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Content reviewed and updated: 07/28/20

ADHD Treatment Options, Part 1: Medications

ADHD can be frustrating to live with since the symptoms can affect every aspect of life and make goals challenging to accomplish. Fortunately, ADHD is very treatable, and there are various treatment options to choose from.

While therapy geared toward ADHD management can help people discover their strengths and learn many useful life skills, medications can also be useful to alleviate the neurological challenges associated with the condition. Some medications enhance focus and memory, while others balance moods and emotions.


Pharmacologic agents (or drugs used for therapeutic reasons) can be used to help manage ADHD. To understand how ADHD medications work, it helps to first understand a bit about how the brain functions.

The brain, which is the center of the nervous system, is an information highway. In a process called neurotransmission, information in the form of chemicals is carried through an intricate circuit of nerve cells called neurons.

In those with ADHD, however, these chemicals do not always get to where they need to be when they need to be there. Sometimes they get lost in the huge neural network. Other times they hit roadblocks and are not moved along the neural highway at all.

There are several medications that may be used to improve neurotransmission, helping these chemicals to be sent and received more effectively.


Drugs cannot cure ADHD, but they can greatly improve quality of life. For many people with ADHD, medications are used to help balance their moods, reduce hyperactivity and impulsivity, and improve their ability to focus, thereby improving their learning and productivity.

In fact, ADHD medications work in about 8 out of 10 people. They work by improving the brain’s ability to send and receive information. That is, they can assist in getting chemicals from neuron to neuron when needed. By changing the chemistry of the brain, they effectively enhance neurotransmission.

The different drugs typically used to treat ADHD fall into 2 categories: stimulants and non-stimulants. Both types of medication can have similar benefits in people with ADHD, but they work in different ways. The effectiveness of one over the other depends on an individual’s unique brain structure and chemistry.


Neurotransmitters, or chemical messengers, are released by and carry signals between neurons. Stimulant medications can be used to boost and balance the levels of neurotransmitters in the brain.

Norepinephrine and its building block dopamine are key neurotransmitters. They are deficient in those with ADHD, which can be an issue because norepinephrine, for instance, is needed to tell the brain to get ready for action. These chemicals have many functions throughout the nervous system, an essential one being to sustain focus and attention and thereby enable more effective executive functioning. Stimulant medications stimulate the central nervous system (the brain and spinal cord), increasing its activity and the production of these important neurotransmitters.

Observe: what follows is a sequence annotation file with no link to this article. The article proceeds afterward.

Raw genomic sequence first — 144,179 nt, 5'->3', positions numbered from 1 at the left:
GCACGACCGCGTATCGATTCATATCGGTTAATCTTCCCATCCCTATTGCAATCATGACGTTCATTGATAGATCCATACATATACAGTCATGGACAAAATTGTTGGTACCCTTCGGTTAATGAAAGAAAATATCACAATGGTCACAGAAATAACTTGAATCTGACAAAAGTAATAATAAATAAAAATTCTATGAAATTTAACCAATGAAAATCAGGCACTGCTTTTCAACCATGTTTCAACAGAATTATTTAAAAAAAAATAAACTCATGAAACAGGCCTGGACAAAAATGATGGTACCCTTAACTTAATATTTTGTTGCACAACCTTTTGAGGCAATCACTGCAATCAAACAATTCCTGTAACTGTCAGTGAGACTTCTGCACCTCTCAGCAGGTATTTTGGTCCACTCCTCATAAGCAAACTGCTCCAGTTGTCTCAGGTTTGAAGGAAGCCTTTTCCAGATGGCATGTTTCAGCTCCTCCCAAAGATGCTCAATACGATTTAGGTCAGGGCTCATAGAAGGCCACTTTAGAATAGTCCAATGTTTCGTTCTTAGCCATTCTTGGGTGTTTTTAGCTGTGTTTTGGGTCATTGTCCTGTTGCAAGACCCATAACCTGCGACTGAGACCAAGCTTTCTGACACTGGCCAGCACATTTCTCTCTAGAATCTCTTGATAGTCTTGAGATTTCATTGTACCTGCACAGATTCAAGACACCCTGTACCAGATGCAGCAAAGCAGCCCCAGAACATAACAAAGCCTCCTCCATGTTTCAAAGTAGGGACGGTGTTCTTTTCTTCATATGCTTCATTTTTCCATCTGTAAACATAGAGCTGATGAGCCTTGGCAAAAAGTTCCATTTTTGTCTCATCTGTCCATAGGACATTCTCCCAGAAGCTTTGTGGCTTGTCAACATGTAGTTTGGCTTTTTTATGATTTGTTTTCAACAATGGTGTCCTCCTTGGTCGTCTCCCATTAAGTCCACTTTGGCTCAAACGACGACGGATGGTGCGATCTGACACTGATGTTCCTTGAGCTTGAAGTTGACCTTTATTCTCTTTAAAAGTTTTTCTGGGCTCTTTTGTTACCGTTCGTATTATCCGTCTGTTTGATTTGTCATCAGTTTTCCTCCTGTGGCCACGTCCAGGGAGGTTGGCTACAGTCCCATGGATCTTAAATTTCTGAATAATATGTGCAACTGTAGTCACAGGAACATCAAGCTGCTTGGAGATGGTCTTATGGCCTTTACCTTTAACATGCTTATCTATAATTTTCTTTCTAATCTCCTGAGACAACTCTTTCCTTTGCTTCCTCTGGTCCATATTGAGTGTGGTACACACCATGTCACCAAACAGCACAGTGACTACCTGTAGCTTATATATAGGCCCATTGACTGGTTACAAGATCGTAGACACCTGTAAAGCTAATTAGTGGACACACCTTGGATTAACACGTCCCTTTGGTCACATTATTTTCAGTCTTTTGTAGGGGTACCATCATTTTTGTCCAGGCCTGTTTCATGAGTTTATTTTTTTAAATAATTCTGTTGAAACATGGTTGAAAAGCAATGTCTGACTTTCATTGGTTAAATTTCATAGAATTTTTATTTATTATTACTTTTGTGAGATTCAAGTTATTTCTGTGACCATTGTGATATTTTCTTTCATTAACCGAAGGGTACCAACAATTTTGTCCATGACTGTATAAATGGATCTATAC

Two primary stimulants used to treat ADHD are methylphenidate and amphetamine, which are sold under the brand names Ritalin and Adderall, respectively. Lisdexamfetamine, which is similar to amphetamine, is also used to treat ADHD and is sold under the brand name Vyvanse.

Stimulants can negatively affect sleep patterns, decrease appetite, increase anxiety, and increase blood pressure in some individuals, though these negative effects often lessen over time.


Non-stimulant medications last longer than many stimulants. They activate the frontal lobe of the brain, which is responsible for executive functions, including focus, memory, organization, time management, and emotional control. Specifically, these drugs moderate the levels of neurotransmitters such as serotonin and gamma-aminobutyric acid (GABA).

Common non-stimulant medications include atomoxetine, bupropion, clonidine, modafinil, and armodafinil, which are sold under the brand names Strattera, Wellbutrin, Nexiclon, Provigil, and Nuvigil, respectively.

Liver damage is a possible negative outcome of non-stimulant medication use and is closely monitored during ongoing medication management.

Medication Variations

The U.S. Food and Drug Administration (FDA) requires that medications have different names for each form (capsule, tablet, liquid, or patch) and release mechanism (immediate- or extended-release). Because each person’s neurological makeup is different, the most appropriate medication differs from person to person. While differences between medications are technical and can be confusing, these differences allow ADHD specialists to individualize treatments to best suit the unique needs of each person.

Therapy for ADHD

Learning skills to manage symptoms is at the heart of non-pharmacologic ADHD treatment. Non-pharmacologic treatment options include both education and talk therapy. Coaching, organizational training, and psychotherapy (such as cognitive behavioral therapy) can help those with ADHD overcome related challenges, learn new skills, and see oneself and the world in new ways. Therapy can help people identify and change any learned patterns that are not serving them.

Medication, therapy, or a combination thereof can result in effective control of ADHD symptoms. And when ADHD symptoms are controlled, goals may start to feel more reachable.

This article is part 1 of a 2-part series on ADHD treatment options. Part 2 focuses on options other than medications. Ultimately, a trained and licensed practitioner who is experienced in treating ADHD can best determine the appropriate treatment course for an individual.

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